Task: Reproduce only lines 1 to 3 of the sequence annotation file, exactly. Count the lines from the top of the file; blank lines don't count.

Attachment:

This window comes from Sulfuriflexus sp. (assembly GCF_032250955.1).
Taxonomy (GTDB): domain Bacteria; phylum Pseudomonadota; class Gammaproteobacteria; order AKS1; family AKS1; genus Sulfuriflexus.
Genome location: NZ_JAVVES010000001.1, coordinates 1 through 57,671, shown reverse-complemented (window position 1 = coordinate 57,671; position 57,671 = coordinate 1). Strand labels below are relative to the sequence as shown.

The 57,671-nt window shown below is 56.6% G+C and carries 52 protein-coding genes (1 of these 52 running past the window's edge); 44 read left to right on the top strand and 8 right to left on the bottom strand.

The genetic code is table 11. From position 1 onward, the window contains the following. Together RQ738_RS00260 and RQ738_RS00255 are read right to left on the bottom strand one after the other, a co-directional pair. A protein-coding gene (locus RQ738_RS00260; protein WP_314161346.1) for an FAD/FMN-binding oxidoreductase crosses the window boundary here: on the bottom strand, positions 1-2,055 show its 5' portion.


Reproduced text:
This window comes from Sulfuriflexus sp. (assembly GCF_032250955.1).
Taxonomy (GTDB): domain Bacteria; phylum Pseudomonadota; class Gammaproteobacteria; order AKS1; family AKS1; genus Sulfuriflexus.
Genome location: NZ_JAVVES010000001.1, coordinates 1 through 57,671, shown reverse-complemented (window position 1 = coordinate 57,671; position 57,671 = coordinate 1). Strand labels below are relative to the sequence as shown.